By Rhoda Smolow, Hadassah National President
Today begins National Infertility Awareness Week, and I'm excited to introduce a brand-new Hadassah initiative that's close to my heart: reConceiving Infertility. Together, we can raise awareness and fight stigmas around infertility. We can drive policy change and empower those who face this challenge. We can support the people we love and expand how we define family.
You’ll be hearing more about these advocacy and awareness efforts, including from journalist Amy Klein, our ambassador for Hadassah’s reConceiving Infertility initiative. Who better than the author of "The Trying Game: Get Through Fertility Treatment and Get Pregnant Without Losing Your Mind" to join us in speaking out?
Amy's powerful story involves nine rounds of fertility treatments, two egg donors and four miscarriages — in just three years. Amy's far from alone.
The more women and men I talk to, the more deeply I understand how so many have to rethink their lives and expectations because of infertility — and how devastating this can be. Here in the United States, one in eight couples have trouble getting pregnant or sustaining a pregnancy, according to the Centers for Disease Control. Among American Jews: it's even higher, nearly one in six couples, according to the Jewish Fertility Foundation. Higher rates of genetic diseases and reproductive cancers in our community increase the need for treatment, diagnosis and reproductive technology.
Many struggling with infertility find a Jewish community that stresses the importance of families but is often insensitive and unconsciously alienating. That's true for those who don't have children by choice, those who can't (for myriad reasons) and those who are trying to build a family through reproductive technologies, adoption or fostering. And their families — such as parents who may never be grandparents or siblings who may never be aunts or uncles — are equally affected.
There are so many who feel alone. Amy has said that it was a rabbi in her youth whose guidance helped her get through it all: Assur lehitya'esh. Never despair.
Jewish tradition has long acknowledged infertility — think of the Biblical stories of Sarah, Rebecca, Rachel and Hannah. Now it's time to do our part to make the Jewish community a place where we fight stigmas faced by women and men struggling with infertility. It is time to shift our culture. Our minds and hearts need to keep up with the scientific advances being made. (A big cheer for all the doctors on the vanguard of treatments and testing at the Fertility Treatment Clinic at Hadassah Hospital Ein Kerem.)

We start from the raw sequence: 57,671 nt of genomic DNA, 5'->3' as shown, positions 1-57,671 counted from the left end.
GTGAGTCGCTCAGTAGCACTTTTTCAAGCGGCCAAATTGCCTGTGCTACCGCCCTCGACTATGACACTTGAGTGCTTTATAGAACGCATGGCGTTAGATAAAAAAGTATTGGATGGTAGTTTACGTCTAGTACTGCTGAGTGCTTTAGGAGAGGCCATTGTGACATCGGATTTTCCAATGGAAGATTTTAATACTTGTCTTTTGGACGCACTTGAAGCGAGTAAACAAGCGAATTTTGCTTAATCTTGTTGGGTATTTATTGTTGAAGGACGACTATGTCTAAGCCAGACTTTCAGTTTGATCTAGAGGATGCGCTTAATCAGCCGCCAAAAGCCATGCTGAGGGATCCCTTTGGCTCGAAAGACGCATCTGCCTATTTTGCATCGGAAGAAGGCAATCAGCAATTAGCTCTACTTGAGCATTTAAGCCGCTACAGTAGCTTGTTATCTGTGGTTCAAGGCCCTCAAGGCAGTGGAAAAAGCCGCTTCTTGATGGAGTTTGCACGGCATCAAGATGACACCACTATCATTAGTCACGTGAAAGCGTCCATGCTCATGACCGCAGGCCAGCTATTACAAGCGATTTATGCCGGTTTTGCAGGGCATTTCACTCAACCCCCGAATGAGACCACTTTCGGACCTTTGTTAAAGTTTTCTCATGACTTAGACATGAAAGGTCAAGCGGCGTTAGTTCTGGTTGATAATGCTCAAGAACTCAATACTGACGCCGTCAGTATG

Before the COVID-19 pandemic began, we identified infertility as an issue on which Hadassah could make a meaningful impact in the United States. With reConceiving Infertility, we can be a counterforce to despair. Like many national challenges, COVID-19 has exacerbated this one, including the financial, emotional and physical toll of infertility for patients — from women at high risk for miscarriage or complications being told not to try conceiving, to others putting diagnosis and treatment on hold.
Hadassah has often spoken up about health issues that aren't comfortable for many of us to talk about. We helped build awareness and fight stigma around breast cancer, for example, with programs from Check It Out and The Uplift Project to Celebrate the Ta Tas. And now each year, even NFL players wear pink sneakers to raise awareness, one of my favorite examples of a huge shift of the status quo.
As a 300,000-strong Jewish women's organization dedicated to advancing health and wellness, there's a lot we can do — that's why we're creating new programs, videos and digital resources, and partnerships for reConceiving Infertility.
Today, from the safety of your home, you can act now to push for policies that expand access to infertility diagnosis and treatment.
Please spread the word now about this new Hadassah initiative, reConceiving Infertility.